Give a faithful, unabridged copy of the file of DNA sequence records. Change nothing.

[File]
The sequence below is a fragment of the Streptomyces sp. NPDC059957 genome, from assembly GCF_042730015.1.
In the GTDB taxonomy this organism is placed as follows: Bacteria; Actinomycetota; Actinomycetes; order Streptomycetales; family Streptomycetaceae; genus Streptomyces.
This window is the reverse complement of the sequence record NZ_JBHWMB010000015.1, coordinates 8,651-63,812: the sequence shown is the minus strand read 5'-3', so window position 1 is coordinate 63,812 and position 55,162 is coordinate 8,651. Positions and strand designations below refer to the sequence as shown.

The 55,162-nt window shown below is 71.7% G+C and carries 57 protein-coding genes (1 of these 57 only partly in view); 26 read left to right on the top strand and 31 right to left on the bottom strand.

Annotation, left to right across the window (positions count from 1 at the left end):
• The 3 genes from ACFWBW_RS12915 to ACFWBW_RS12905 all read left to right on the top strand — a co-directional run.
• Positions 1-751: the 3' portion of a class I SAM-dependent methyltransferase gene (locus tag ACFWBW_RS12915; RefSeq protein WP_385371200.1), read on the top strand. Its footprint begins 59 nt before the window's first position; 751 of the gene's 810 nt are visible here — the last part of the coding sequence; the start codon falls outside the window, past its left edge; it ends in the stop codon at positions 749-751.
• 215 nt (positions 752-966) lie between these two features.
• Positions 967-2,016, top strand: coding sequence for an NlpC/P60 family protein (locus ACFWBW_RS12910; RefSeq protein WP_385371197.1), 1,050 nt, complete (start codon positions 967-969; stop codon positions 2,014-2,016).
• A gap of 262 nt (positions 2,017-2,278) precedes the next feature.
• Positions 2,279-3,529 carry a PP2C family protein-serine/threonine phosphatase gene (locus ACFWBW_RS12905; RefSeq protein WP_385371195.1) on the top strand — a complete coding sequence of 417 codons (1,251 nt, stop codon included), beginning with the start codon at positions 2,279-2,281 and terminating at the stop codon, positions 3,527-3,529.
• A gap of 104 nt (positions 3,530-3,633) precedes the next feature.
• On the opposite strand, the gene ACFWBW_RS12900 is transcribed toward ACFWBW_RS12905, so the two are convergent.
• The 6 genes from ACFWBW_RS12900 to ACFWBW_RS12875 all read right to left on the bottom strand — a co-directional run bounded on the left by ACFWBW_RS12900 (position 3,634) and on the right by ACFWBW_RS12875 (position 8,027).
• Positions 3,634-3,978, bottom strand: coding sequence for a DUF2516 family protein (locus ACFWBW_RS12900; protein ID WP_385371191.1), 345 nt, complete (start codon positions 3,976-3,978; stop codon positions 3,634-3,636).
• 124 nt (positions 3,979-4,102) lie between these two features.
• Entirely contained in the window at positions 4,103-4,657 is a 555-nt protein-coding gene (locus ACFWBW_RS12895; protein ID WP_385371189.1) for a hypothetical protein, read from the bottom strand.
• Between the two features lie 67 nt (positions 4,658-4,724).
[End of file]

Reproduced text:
The sequence below is a fragment of the Streptomyces sp. NPDC059957 genome, from assembly GCF_042730015.1.
In the GTDB taxonomy this organism is placed as follows: Bacteria; Actinomycetota; Actinomycetes; order Streptomycetales; family Streptomycetaceae; genus Streptomyces.
This window is the reverse complement of the sequence record NZ_JBHWMB010000015.1, coordinates 8,651-63,812: the sequence shown is the minus strand read 5'-3', so window position 1 is coordinate 63,812 and position 55,162 is coordinate 8,651. Positions and strand designations below refer to the sequence as shown.

The 55,162-nt window shown below is 71.7% G+C and carries 57 protein-coding genes (1 of these 57 only partly in view); 26 read left to right on the top strand and 31 right to left on the bottom strand.

Annotation, left to right across the window (positions count from 1 at the left end):
• The 3 genes from ACFWBW_RS12915 to ACFWBW_RS12905 all read left to right on the top strand — a co-directional run.
• Positions 1-751: the 3' portion of a class I SAM-dependent methyltransferase gene (locus tag ACFWBW_RS12915; RefSeq protein WP_385371200.1), read on the top strand. Its footprint begins 59 nt before the window's first position; 751 of the gene's 810 nt are visible here — the last part of the coding sequence; the start codon falls outside the window, past its left edge; it ends in the stop codon at positions 749-751.
• 215 nt (positions 752-966) lie between these two features.
• Positions 967-2,016, top strand: coding sequence for an NlpC/P60 family protein (locus ACFWBW_RS12910; RefSeq protein WP_385371197.1), 1,050 nt, complete (start codon positions 967-969; stop codon positions 2,014-2,016).
• A gap of 262 nt (positions 2,017-2,278) precedes the next feature.
• Positions 2,279-3,529 carry a PP2C family protein-serine/threonine phosphatase gene (locus ACFWBW_RS12905; RefSeq protein WP_385371195.1) on the top strand — a complete coding sequence of 417 codons (1,251 nt, stop codon included), beginning with the start codon at positions 2,279-2,281 and terminating at the stop codon, positions 3,527-3,529.
• A gap of 104 nt (positions 3,530-3,633) precedes the next feature.
• On the opposite strand, the gene ACFWBW_RS12900 is transcribed toward ACFWBW_RS12905, so the two are convergent.
• The 6 genes from ACFWBW_RS12900 to ACFWBW_RS12875 all read right to left on the bottom strand — a co-directional run bounded on the left by ACFWBW_RS12900 (position 3,634) and on the right by ACFWBW_RS12875 (position 8,027).
• Positions 3,634-3,978, bottom strand: coding sequence for a DUF2516 family protein (locus ACFWBW_RS12900; protein ID WP_385371191.1), 345 nt, complete (start codon positions 3,976-3,978; stop codon positions 3,634-3,636).
• 124 nt (positions 3,979-4,102) lie between these two features.
• Entirely contained in the window at positions 4,103-4,657 is a 555-nt protein-coding gene (locus ACFWBW_RS12895; protein ID WP_385371189.1) for a hypothetical protein, read from the bottom strand.
• Between the two features lie 67 nt (positions 4,658-4,724).